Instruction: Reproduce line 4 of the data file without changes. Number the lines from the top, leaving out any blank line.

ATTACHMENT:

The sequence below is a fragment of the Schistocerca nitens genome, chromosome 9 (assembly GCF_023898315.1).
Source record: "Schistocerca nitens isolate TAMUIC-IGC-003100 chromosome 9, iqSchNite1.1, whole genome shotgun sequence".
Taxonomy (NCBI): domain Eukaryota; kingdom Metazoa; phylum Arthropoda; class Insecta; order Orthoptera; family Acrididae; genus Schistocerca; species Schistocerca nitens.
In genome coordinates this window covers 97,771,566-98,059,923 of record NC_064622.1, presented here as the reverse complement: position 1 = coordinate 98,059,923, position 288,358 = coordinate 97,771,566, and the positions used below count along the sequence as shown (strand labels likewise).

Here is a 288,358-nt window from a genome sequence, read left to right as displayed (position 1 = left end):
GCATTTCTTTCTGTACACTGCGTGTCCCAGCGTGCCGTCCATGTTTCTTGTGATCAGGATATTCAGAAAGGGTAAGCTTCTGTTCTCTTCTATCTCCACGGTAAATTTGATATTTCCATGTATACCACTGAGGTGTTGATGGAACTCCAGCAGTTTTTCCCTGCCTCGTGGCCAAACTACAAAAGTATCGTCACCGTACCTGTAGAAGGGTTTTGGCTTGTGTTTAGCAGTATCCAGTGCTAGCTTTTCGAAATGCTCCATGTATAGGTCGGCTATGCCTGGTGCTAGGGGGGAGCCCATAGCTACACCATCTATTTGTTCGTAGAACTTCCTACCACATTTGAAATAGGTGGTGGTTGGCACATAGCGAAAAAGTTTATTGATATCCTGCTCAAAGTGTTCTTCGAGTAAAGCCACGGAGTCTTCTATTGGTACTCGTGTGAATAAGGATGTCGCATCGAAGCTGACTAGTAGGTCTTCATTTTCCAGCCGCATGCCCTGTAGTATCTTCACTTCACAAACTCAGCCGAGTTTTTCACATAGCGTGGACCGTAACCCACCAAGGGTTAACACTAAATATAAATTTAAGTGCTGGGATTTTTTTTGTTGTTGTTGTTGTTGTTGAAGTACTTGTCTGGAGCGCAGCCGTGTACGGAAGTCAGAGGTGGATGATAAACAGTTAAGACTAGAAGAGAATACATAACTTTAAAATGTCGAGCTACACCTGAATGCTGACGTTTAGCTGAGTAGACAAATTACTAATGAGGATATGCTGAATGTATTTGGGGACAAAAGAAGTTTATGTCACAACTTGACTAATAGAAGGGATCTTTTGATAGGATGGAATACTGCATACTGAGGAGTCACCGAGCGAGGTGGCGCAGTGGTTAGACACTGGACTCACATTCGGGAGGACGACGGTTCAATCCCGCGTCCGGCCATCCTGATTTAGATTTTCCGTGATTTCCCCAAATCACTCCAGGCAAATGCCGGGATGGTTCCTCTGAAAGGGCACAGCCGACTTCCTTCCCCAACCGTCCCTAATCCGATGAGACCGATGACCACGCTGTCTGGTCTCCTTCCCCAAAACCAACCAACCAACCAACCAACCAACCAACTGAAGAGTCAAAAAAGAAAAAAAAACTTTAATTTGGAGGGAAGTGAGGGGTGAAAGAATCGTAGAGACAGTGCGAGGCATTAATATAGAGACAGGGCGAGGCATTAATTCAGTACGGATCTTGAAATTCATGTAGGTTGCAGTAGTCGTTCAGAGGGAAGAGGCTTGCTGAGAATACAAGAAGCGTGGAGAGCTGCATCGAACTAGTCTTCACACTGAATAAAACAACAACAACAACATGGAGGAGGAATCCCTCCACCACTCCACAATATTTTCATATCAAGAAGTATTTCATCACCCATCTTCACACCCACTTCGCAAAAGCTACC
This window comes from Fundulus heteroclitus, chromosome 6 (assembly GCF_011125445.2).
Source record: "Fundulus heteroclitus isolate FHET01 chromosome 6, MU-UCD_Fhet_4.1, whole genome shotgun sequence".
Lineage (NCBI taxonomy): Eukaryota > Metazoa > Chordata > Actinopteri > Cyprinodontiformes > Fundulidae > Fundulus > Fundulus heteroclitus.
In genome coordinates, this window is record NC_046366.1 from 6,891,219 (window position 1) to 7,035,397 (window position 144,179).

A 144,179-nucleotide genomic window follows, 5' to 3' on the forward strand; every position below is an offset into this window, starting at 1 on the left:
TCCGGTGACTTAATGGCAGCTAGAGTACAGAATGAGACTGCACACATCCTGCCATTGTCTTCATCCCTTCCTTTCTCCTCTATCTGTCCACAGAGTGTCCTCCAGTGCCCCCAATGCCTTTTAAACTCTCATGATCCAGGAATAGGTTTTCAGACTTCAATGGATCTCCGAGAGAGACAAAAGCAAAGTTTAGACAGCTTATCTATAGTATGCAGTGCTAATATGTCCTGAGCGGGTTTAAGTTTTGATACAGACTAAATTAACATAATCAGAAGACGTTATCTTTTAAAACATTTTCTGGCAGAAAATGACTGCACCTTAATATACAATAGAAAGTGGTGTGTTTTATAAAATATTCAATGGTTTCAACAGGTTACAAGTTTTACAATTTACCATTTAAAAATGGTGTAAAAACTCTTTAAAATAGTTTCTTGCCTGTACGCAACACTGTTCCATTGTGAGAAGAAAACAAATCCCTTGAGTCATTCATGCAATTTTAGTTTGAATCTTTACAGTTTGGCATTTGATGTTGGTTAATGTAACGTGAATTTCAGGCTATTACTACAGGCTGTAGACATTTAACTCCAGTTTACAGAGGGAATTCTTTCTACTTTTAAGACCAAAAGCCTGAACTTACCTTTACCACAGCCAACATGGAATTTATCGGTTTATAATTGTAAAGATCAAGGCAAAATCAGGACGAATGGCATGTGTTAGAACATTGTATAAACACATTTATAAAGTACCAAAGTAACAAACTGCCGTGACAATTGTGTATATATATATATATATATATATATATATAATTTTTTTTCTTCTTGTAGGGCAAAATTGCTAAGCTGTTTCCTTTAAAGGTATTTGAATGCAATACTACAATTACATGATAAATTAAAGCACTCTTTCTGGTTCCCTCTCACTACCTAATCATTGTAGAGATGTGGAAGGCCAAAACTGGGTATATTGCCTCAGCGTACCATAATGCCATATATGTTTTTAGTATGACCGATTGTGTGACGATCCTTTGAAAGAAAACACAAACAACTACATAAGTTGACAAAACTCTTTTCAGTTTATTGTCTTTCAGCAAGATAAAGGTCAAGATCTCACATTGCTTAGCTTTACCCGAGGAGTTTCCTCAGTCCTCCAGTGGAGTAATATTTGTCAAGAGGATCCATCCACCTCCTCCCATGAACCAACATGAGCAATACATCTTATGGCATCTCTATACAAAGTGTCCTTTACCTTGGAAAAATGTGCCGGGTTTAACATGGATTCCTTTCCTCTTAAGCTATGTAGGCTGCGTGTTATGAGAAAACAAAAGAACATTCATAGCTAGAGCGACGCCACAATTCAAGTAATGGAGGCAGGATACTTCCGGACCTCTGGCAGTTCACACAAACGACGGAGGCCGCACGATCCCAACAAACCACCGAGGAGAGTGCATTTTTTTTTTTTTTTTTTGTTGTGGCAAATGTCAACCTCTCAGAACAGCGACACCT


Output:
In genome coordinates this window covers 97,771,566-98,059,923 of record NC_064622.1, presented here as the reverse complement: position 1 = coordinate 98,059,923, position 288,358 = coordinate 97,771,566, and the positions used below count along the sequence as shown (strand labels likewise).